The greatest loves in life are the ones that you don’t see coming. That’s why there’s no feeling quite like going to see one of your favourite bands, only to fall even harder for the artist playing just before them.
Any gig-goer will be familiar with this phenomenon. Why? Because it’s the most organic way of discovering music. Plus, the cost is already covered in your ticket. These moments aren’t common, but when they do arise, it’s an experience you don’t forget.
As a hats-off to all the supporting acts who stole the show, we asked gig-goers to share their best discovery stories with us. Here are some of our favourite memories:
Blossoms @ Castlefield Bowl, 2016
With the best-selling debut album of 2016, this northern indie pop group quickly took to the spotlight. Prior to their overnight stardom, they were busy grafting in their local town, playing any gig they could find. Meanwhile, I was doing my A-levels at a college in Stockport, close to where the musicians had joined forces. I heard about their recent success through hanging out at the Blossoms pub on my free periods. Back then, it was a hot topic as to whether this pub had inspired their name (it had). It wasn’t long before my friends and I went to see them supporting The Courteeners. They brought an energy and performance that we reminisce to this day. – Heidi Dixon.
Mahalia @ Boardmasters, 2021
As I was killing time, hopping sets, in anticipation for Slowthai, I was lucky enough to stumble upon this Leicester-born R&B talent at Boardmasters. Like a siren, her voice had the crowd magnetised. We were hanging off every vocal of ‘What You Did’. It just brimmed with raw emotion. Despite the bigger acts, her performance lingered in the mind throughout the four-day festival blur. This young singer-songwriter is only just getting started. One to watch!” – Emilia Mallett.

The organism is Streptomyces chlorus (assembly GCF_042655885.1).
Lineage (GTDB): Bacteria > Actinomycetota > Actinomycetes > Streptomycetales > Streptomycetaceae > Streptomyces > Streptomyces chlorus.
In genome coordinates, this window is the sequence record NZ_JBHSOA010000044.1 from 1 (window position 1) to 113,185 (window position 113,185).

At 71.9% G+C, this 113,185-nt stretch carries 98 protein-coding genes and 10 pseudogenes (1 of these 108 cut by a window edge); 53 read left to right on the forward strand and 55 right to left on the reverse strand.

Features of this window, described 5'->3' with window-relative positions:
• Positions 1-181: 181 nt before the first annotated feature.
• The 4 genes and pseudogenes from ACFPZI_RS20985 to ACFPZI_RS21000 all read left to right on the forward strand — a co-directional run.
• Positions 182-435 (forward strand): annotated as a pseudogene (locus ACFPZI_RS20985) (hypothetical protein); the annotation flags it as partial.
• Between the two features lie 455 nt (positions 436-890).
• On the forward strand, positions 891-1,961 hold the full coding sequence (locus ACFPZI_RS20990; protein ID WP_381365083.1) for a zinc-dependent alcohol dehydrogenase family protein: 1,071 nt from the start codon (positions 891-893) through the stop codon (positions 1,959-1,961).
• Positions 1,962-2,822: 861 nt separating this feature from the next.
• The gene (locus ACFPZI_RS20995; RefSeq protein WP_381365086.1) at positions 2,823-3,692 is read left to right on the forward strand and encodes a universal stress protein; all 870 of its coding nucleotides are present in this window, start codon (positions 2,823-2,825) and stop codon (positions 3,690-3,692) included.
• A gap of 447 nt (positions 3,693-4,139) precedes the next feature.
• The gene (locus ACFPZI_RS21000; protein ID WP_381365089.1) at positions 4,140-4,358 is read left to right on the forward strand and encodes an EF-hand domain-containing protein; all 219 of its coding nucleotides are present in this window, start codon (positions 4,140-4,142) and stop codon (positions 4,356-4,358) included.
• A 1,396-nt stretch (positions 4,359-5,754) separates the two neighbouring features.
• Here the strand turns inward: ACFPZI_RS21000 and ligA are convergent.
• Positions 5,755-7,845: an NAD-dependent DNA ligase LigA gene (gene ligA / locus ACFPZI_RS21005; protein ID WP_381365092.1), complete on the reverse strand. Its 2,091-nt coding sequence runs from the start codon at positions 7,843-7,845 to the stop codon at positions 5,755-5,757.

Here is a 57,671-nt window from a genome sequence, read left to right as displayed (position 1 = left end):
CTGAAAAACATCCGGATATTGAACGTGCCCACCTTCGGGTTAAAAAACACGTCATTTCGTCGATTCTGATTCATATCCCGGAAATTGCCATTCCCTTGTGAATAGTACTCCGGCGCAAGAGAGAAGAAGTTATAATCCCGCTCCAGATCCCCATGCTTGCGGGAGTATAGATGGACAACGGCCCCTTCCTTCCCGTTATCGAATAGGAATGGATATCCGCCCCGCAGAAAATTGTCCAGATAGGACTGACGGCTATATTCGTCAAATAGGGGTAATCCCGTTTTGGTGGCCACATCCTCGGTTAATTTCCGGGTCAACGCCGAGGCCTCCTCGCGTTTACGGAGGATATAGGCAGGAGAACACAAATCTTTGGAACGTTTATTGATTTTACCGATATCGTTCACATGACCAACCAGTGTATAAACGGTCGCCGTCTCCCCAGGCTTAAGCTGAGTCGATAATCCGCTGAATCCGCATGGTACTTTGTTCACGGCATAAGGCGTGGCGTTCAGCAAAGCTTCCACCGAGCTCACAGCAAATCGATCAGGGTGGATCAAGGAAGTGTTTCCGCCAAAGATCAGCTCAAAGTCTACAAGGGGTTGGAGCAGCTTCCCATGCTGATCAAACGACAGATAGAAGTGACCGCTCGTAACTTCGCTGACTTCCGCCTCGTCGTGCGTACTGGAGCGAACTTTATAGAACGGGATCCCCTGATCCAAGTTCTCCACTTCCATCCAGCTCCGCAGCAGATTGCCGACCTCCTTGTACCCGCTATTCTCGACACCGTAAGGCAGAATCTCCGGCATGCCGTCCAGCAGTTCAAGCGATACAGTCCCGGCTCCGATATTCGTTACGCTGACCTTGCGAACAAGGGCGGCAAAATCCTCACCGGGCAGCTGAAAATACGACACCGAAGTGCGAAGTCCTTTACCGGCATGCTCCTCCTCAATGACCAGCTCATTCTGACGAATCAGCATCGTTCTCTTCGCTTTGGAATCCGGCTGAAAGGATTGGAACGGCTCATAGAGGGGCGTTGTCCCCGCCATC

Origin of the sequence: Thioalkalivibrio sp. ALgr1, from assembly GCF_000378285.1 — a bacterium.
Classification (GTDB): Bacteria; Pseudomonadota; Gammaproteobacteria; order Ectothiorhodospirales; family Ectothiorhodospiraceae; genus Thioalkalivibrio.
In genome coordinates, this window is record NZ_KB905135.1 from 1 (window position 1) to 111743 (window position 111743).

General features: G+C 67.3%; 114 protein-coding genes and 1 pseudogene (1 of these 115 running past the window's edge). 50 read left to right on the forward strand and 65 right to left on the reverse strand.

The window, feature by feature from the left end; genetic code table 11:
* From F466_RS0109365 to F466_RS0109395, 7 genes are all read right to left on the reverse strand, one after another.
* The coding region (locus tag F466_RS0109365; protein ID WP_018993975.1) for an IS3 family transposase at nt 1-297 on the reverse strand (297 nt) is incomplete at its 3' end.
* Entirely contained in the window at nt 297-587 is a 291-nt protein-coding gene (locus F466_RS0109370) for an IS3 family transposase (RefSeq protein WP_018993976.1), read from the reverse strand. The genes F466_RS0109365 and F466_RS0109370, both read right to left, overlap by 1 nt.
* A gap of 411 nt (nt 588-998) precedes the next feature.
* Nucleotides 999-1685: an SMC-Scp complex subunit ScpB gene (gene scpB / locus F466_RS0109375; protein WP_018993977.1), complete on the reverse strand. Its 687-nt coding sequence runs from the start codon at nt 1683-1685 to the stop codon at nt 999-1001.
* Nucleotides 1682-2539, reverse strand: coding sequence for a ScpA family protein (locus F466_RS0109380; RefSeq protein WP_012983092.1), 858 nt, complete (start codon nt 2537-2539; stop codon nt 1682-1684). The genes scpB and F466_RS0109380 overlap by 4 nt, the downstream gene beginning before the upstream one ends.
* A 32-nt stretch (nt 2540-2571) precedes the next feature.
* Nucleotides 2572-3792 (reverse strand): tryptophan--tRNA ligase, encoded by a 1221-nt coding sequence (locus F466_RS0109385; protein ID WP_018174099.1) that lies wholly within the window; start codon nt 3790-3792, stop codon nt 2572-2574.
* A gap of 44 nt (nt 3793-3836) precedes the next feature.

The Subways @ Old Trafford Cricket Ground, 2010.
It was the late 2000’s. We got tickets to see Foo Fighters, but weirdly, I’ll always remember discovering this indie little band who came on stage as their support. They greeted the crowd with an endearing mix of humility and swagger. Loads of uplifting bangers that got the crowd moving, especially during ‘Rock & Roll Queen’ which is pretty well known now. – Nathan O’delle
The Killers @ Leeds Festival, 2005
I saw the Killers for the first time at Leeds Festival, 2005, back when it was sponsored by Carling! We were waiting for Pixies to come on stage, who were the big headliner that evening. Just before that, The Killers were on.
I’d heard of the Killers. Their debut studio album, Hot Fuss, had come out the year before, which would soon skyrocket them to fame. But I’m so glad I caught them on the cusp of this because the atmosphere was so special. You could feel how excited they were to play; the energy was something else. That same year they were named The World’s Best New Group at the World Music awards. You can see why… They stole the show.” – Karen Heggs
Sea Girls @ Y Not? Festival, 2019
“A few years ago, I went to Ynot festival. Derbyshire’s own glasto. Not many people have heard of this northern indie festival, but it’s hosted some big names. Data-less, we weren’t sure what time any of the headliners were due. We just hung out at one of the main stages, bopping away until this edgy-looking boy band came out grinning with their guitars. They owned the stage! Their catchy sing-along lyrics livened up the audience from the get-go. I’d say their sound was rowdy and hectic in the best way- they reminded me of bands like the Kooks and Catfish. A perfect way to kick-off a festival set.” – Ellys Brown
Point is, get down early to watch the support… You might see something special, something to tell the kids about…